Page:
Easing the Burden of Psoriasis and Psoriatic Arthritis


A panel of leading experts representing different sectors of the health care community met to discuss the significant and underestimated burden psoriasis and psoriatic arthritis have on patients, the health care system and economy, and the impact medical innovation has on reducing these burdens. The forum was co-hosted by the International Federation of Psoriasis Associations, Center for Medicine in the Public Interest and the Society for Women’s Health Research in conjunction with the 72nd Annual Meeting of the American Academy of Dermatology in Denver, Colorado.

During the past century, medical innovation has allowed millions of patients to live longer, better and healthier lives. For the more than 125 million people living with psoriasis and psoriatic arthritis around the world, however, there is still a need for new treatment options and improved access to effective treatments for this patient population.

“Psoriasis and psoriatic arthritis are complex, life-long illnesses which are associated with significant co-morbidities and carry a substantial burden,” said Lars Ettarp, president of the International Federation of Psoriasis Associations. “These diseases are closely interlinked and very complex, and it is important that health care professionals have a wide variety of effective treatments available. Even more importantly, patients need to have access to proper care.”

The panel, moderated by the Center for Medicine in the Public Interest’s cofounder and vice president, Robert Goldberg, MD, featured several leading figures in the health care community, including:

  • Tomas Philipson, PhD, professor of public policy, University of Chicago;
  • Christine Carter, vice president of scientific affairs, Society for Women’s Health Research;
  • Lars Ettarp, president, International Federation of Psoriasis Associations; and
  • Kathleen Gallant, secretary, International Federation of Psoriasis Associations.

“We have learned during the past half century that treating disease is the greatest source of economic and social equality the world has ever seen,” said Robert Goldberg, MD, cofounder and vice president of the Center for Medicine in the Public Interest. “The time has come to apply those hard-won lessons to psoriasis and psoriatic arthritis by increasing treatment, diagnosis and access to therapies that require the least amount of burden on individuals and promote the greatest amount of health and wellbeing for society.”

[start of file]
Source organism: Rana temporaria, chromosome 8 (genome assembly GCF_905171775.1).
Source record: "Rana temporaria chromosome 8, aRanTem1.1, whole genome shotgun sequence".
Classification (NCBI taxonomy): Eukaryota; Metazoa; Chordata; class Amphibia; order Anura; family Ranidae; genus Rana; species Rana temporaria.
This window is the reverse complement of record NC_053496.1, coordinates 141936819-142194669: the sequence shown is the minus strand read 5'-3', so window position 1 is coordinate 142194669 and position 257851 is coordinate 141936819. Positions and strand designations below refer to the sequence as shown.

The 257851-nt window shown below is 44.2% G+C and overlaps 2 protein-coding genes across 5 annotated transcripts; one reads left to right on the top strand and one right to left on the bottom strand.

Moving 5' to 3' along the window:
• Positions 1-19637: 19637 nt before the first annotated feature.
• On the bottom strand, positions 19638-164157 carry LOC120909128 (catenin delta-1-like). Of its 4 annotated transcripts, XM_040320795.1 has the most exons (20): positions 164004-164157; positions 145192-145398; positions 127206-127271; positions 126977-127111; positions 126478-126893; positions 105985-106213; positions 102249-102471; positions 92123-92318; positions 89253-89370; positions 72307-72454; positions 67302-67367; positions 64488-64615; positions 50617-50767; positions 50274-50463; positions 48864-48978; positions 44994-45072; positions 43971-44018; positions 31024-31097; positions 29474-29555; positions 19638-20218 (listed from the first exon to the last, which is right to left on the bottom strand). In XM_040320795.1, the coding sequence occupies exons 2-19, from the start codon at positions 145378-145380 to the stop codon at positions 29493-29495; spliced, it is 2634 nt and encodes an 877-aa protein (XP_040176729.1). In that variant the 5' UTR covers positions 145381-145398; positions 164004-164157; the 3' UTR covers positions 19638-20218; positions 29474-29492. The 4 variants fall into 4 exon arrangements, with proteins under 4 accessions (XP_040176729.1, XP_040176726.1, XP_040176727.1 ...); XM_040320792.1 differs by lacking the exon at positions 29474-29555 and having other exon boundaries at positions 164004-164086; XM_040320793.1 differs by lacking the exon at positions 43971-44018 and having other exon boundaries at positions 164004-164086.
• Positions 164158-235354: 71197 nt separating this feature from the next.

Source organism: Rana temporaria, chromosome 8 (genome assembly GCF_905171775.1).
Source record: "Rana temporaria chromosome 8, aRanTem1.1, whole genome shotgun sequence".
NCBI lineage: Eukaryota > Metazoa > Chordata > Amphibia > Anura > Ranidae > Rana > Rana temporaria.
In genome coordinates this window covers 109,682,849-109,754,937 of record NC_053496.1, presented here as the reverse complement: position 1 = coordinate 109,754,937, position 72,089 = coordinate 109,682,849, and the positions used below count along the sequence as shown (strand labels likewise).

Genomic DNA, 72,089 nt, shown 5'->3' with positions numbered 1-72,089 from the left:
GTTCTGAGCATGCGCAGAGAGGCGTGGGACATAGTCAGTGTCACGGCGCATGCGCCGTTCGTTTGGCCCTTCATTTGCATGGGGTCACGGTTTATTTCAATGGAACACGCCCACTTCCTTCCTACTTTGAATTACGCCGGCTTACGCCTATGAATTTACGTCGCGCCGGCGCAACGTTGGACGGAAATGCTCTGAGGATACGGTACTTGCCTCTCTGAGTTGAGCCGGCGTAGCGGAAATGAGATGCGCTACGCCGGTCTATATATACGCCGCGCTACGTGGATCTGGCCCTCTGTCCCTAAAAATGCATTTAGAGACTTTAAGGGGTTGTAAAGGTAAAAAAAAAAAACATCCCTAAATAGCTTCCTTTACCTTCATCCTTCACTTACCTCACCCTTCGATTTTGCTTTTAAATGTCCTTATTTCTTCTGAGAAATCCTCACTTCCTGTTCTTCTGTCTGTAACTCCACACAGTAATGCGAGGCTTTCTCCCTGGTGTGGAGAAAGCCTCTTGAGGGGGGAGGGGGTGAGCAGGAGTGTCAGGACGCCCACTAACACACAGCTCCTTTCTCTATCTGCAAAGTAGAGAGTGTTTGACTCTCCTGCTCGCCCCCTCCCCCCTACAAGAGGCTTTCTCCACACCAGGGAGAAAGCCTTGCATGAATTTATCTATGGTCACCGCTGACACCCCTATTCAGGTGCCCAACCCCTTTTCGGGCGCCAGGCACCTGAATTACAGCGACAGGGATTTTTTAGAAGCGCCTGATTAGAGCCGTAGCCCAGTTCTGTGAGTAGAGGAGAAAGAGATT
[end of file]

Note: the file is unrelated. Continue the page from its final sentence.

“Although some progress has been made against treating psoriasis and psoriatic arthritis, much work lies ahead, especially in many countries where access to physicians to obtain a correct diagnosis and treatment is limited,” said Christine Carter, MD, vice president of scientific affairs of the Society for Women’s Health Research. “Organizations like the Society for Women’s Health Research play a critical role in establishing effective tools that foster the development of programs that provide support for patients and their families.”

The panel discussed the benefits of having sound policies in place across the globe that make innovations widely available to patients in various countries and cultures, noting the need for government involvement and investment in medical research and development.

“Today, society faces a number of challenges that adversely impact medical advances, such as the high costs of research and drug development, rigid regulatory policies and reimbursement hurdles that can prohibit important, disease-altering treatments from reaching those who need them most,” said Tomas Philipson, PhD, Daniel Levin professor of public policy studies in the Irving B. Harris Graduate School of Public Policy at The University of Chicago. “We have made great progress, but there is more that needs to be done. We must continue the momentum we have started and work together to create a world without psoriasis and psoriatic arthritis.”

The panel also addressed that since 2009, psoriasis associations and medical societies worldwide have been working to get the World Health Organization (WHO) to acknowledge psoriasis and recognize it as a serious noncommunicable disease, as well as the substantial economic burden it poses on the patient and society.

“Psoriasis and psoriatic arthritis must be recognized by both global and national health authorities, but unfortunately these diseases and their effects are often ignored and overlooked,” said Kathleen Gallant, secretary of the International Federation of Psoriasis Associations. “It is critical that health authorities, such as the World Health Organization, recognize psoriasis as the serious disease it is, and that people with psoriasis get access to the care that they need and deserve.”

You can read more about IFPA, members and activities on at www.ifpa-pso.org.


More in Body